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Gastroenterology Research and Practice
Volume 2014, Article ID 408470, 6 pages
Research Article

Influence of Life Style Factors on Barrett’s Oesophagus

1Department of Transplantation Surgery, Department of Clinical Science, Intervention and Technology (CLINTEC), Karolinska Institutet, Gastrocentrum, Karolinska University Hospital, 14186 Stockholm, Sweden
2Department of Surgery, the Faculty of Health Sciences, Linköping University, 58183 Linköping, Sweden

Received 7 February 2014; Accepted 23 March 2014; Published 26 May 2014

Academic Editor: Massimo Raimondo

Copyright © 2014 A. Horna Strand and T. Franzén. This is an open access article distributed under the Creative Commons Attribution License, which permits unrestricted use, distribution, and reproduction in any medium, provided the original work is properly cited.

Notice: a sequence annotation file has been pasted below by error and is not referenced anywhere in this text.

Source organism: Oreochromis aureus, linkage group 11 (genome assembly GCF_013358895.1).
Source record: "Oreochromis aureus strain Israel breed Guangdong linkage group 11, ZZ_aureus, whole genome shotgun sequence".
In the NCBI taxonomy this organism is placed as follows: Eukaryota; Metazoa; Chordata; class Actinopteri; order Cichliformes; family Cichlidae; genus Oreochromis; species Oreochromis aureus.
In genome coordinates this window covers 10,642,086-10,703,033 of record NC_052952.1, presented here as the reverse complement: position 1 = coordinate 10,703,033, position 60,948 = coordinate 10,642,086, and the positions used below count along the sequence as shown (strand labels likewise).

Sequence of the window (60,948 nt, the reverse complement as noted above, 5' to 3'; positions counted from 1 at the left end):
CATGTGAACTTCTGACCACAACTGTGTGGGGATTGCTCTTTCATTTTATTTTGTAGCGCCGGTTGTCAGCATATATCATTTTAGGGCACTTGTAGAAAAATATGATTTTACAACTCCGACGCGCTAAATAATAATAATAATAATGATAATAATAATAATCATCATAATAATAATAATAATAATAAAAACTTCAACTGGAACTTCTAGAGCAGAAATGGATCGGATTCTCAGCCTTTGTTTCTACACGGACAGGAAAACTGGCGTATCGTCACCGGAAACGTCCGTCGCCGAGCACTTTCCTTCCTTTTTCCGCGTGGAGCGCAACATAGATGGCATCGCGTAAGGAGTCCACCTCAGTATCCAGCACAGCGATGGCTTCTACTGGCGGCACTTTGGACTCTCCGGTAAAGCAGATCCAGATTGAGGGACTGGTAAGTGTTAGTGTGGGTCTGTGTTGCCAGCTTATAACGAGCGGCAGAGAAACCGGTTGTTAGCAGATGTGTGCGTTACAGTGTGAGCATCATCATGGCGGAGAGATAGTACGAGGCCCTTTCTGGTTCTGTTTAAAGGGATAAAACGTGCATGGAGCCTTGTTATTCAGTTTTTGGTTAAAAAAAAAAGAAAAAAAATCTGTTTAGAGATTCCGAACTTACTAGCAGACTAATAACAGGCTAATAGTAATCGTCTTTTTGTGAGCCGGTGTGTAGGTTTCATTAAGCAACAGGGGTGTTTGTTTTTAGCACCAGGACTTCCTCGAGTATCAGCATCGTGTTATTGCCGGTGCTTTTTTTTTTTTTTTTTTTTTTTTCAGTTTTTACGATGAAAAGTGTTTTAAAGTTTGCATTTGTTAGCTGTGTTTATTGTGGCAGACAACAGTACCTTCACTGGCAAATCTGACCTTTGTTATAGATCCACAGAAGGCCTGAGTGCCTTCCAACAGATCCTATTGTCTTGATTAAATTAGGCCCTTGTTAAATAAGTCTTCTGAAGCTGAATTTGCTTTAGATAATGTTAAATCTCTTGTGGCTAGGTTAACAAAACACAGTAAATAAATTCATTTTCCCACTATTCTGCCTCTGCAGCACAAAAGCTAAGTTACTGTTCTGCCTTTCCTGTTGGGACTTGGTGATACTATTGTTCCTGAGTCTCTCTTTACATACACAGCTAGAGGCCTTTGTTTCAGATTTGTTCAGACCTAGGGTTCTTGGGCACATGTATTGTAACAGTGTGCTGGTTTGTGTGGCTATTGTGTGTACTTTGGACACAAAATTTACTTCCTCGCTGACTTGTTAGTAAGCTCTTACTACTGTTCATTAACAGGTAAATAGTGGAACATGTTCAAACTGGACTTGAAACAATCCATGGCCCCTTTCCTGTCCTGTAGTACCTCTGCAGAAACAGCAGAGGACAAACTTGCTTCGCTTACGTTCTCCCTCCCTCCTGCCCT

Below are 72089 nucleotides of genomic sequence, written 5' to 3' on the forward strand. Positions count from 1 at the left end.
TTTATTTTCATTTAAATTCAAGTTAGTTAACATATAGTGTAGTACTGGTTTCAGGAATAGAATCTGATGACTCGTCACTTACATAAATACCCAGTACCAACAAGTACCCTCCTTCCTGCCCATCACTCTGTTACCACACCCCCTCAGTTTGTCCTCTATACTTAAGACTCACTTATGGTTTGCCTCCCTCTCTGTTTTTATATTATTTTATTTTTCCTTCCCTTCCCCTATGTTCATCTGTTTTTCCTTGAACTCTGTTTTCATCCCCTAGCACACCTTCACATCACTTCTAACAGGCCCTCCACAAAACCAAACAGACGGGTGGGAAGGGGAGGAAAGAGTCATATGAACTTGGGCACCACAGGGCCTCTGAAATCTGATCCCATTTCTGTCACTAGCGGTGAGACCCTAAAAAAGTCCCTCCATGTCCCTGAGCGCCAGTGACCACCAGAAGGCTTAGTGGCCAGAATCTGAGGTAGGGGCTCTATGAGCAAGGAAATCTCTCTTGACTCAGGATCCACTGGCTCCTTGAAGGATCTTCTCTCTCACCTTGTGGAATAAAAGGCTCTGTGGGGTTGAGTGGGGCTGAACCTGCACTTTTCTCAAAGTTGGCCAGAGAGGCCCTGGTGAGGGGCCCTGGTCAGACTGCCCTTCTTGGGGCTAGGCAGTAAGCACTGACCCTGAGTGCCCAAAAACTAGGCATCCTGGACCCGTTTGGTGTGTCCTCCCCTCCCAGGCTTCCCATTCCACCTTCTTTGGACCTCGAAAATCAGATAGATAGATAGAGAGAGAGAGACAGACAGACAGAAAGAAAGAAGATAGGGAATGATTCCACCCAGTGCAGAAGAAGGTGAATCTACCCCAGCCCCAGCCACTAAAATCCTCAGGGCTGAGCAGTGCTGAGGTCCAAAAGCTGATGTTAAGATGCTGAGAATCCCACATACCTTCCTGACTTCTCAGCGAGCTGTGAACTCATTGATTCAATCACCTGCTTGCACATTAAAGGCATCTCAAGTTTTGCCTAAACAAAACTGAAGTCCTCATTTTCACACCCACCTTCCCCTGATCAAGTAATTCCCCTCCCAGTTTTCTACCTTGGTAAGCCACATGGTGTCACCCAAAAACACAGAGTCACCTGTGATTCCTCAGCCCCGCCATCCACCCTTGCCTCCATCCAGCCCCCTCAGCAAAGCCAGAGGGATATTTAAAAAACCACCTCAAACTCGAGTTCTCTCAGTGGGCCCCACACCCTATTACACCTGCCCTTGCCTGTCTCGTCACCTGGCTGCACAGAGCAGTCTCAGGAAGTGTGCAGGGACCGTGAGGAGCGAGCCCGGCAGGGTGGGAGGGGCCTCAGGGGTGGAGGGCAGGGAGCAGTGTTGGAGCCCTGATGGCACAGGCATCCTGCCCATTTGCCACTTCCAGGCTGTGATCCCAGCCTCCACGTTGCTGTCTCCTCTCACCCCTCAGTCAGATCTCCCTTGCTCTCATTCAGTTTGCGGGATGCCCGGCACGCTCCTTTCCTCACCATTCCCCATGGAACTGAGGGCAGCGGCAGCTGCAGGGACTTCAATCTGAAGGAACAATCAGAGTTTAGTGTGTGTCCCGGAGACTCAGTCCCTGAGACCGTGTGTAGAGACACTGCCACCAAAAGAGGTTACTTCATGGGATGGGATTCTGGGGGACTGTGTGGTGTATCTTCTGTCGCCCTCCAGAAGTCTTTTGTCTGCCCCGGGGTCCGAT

Background. Since the incidence of adenocarcinoma of the oesophagus is rising, the prognosis is poor, and surveillance programs are expensive and mostly cost ineffective, there is a need to increase the knowledge of risk factors in Barrett’s oesophagus and oesophageal cancer in order to be able to give attention to medical prevention and/or surveillance programs. Aim. To study if there is a correlation between the development of Barrett’s oesophagus and GOR (gastro oesophageal reflux), family history of GOR, and life style factors, such as alcohol, smoking habits, and mental stress. Methods. Fifty-five consecutively selected patients with Barrett’s oesophagus (BO) examined at Linköping University Hospital’s Oesophageal Laboratory were matched by sex, age, and duration of reflux symptoms with 55 GOR patients without Barrett’s oesophagus at the Oesophageal Laboratory. The medical charts in respective groups were examined for comparison of life style factors, mental stress, medication, duration of gastroesophageal acid reflux at 24 hr-pH-metry, and incidence of antireflux surgery and of adenocarcinoma of the oesophagus (ACO). Also, potential gender differences and diagnosis of ACO were studied. Results. Mean percentage reflux time on 24 hr-pH-metry was higher for the Barrett’s oesophagus group, 18% for women and 17% for men compared to 4% for women and 4% for men in the control group ( ). Family history of GOR was more frequent in Barrett’s oesophagus patients (62%) than in the control group (35%) ( ). Male patients with Barrett’s oesophagus had medical therapy for their GOR symptoms to a higher extent (38%) than male controls (65%) ( ). No difference was found in the number of tobacco users or former tobacco users between Barrett’s oesophagus patients and controls. Barrett’s oesophagus patients had the same level of alcohol consumption and the same average BMI as the control subjects. Female patients with Barrett’s oesophagus rated themselves as more mentally stressed (67%) than the female controls (38%) ( ). In the five-year medical chart follow-up, five of 55 patients developed adenocarcinoma among the Barrett’s oesophagus patients, none in the control group. Conclusions. Long reflux time and family clustering of GOR seem to influence the development of Barrett’s oesophagus. Smoking habits, alcohol consumption and BMI do not seem to have any impact on the development of Barrett’s oesophagus.